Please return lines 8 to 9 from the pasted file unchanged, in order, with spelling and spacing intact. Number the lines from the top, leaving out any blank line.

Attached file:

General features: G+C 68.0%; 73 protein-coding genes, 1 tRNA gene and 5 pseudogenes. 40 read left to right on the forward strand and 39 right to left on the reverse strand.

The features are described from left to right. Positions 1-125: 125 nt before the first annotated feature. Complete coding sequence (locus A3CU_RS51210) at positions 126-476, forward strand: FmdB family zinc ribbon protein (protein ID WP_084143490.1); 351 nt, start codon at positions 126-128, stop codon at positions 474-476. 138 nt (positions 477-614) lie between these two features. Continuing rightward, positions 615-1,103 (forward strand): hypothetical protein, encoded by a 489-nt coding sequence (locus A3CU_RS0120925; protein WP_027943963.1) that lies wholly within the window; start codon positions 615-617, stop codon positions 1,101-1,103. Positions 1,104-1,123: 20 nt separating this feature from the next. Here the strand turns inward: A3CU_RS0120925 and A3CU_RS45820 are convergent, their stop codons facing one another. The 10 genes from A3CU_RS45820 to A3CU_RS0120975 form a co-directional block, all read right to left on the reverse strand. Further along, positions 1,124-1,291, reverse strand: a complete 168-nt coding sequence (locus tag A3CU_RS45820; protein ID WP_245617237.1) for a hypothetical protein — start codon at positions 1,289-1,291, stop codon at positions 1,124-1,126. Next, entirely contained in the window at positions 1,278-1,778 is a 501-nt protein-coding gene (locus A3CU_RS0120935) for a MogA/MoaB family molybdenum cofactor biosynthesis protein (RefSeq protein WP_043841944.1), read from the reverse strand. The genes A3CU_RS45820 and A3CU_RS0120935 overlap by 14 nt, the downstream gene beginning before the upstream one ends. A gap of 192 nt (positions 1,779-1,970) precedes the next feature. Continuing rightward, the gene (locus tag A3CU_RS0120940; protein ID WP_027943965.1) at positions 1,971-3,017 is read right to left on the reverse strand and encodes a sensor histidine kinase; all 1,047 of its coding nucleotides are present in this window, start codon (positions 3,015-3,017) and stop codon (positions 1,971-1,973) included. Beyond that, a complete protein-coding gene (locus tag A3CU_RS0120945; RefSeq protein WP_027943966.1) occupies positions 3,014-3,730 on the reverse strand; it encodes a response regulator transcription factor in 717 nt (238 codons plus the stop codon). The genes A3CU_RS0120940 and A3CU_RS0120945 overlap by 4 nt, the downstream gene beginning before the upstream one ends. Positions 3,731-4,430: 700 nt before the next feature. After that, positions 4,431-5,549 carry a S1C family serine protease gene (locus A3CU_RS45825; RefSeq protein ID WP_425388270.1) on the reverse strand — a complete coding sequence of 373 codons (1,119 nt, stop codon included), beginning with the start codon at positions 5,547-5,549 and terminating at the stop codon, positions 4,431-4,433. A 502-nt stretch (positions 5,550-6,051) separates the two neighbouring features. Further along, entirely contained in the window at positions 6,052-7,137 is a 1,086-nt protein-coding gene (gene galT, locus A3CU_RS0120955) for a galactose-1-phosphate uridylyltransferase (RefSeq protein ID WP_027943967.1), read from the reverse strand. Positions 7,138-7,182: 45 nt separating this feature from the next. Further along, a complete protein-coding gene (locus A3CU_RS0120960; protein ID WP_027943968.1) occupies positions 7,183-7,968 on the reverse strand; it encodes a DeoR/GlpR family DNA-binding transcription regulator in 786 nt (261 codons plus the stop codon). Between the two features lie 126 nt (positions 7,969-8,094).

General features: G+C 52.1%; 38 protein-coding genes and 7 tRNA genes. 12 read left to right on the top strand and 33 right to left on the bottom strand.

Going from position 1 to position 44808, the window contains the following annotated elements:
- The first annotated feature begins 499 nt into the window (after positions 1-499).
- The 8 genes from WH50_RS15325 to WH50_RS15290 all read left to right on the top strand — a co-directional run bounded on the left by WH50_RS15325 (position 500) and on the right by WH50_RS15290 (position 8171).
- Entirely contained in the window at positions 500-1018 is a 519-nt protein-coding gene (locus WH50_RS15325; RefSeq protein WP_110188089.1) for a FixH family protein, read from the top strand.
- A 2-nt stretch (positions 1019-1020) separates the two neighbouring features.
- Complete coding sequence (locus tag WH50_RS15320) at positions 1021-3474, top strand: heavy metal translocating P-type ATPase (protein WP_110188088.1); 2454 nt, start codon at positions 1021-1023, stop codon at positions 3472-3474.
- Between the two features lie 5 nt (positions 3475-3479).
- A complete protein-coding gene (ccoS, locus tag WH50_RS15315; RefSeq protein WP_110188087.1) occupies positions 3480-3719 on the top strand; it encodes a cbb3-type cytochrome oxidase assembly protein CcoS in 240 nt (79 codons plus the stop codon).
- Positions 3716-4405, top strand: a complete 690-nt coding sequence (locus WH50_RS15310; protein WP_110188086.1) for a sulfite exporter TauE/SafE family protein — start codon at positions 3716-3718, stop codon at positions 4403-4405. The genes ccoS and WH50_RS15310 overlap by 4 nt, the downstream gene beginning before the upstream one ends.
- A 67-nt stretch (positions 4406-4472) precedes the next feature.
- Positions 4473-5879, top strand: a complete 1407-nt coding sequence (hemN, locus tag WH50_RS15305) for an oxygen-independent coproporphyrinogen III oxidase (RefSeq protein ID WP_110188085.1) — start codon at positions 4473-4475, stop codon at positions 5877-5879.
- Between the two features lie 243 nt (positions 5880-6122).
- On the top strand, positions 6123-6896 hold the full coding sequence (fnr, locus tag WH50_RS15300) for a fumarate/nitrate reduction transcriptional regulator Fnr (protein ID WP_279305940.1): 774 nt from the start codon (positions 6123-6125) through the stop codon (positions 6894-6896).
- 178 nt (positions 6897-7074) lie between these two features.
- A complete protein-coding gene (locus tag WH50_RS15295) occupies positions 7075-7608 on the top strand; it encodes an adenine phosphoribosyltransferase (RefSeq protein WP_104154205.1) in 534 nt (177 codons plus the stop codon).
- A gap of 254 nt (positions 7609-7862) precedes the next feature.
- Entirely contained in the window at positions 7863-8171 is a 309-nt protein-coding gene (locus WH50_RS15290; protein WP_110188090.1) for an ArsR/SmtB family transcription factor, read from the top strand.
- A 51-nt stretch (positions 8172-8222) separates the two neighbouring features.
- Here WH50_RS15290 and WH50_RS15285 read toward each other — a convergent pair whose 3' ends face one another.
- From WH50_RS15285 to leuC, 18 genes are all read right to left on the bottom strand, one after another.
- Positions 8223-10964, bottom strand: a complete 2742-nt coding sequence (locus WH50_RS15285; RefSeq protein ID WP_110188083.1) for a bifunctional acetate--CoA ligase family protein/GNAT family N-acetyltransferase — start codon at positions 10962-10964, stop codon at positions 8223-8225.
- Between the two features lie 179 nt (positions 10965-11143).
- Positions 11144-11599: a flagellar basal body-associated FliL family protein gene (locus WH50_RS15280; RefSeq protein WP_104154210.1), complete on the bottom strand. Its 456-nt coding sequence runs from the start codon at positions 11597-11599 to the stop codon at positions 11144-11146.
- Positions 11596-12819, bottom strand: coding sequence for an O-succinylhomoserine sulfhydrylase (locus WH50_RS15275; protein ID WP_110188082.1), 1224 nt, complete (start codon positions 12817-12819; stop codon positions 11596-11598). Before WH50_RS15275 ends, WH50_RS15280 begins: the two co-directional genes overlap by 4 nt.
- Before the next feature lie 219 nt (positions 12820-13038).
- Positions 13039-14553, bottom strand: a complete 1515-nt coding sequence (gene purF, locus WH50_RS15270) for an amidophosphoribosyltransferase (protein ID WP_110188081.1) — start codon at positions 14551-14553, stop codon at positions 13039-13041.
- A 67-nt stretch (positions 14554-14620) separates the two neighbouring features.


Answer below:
- A 2-nt stretch (positions 1019-1020) separates the two neighbouring features.
- Complete coding sequence (locus tag WH50_RS15320) at positions 1021-3474, top strand: heavy metal translocating P-type ATPase (protein WP_110188088.1); 2454 nt, start codon at positions 1021-1023, stop codon at positions 3472-3474.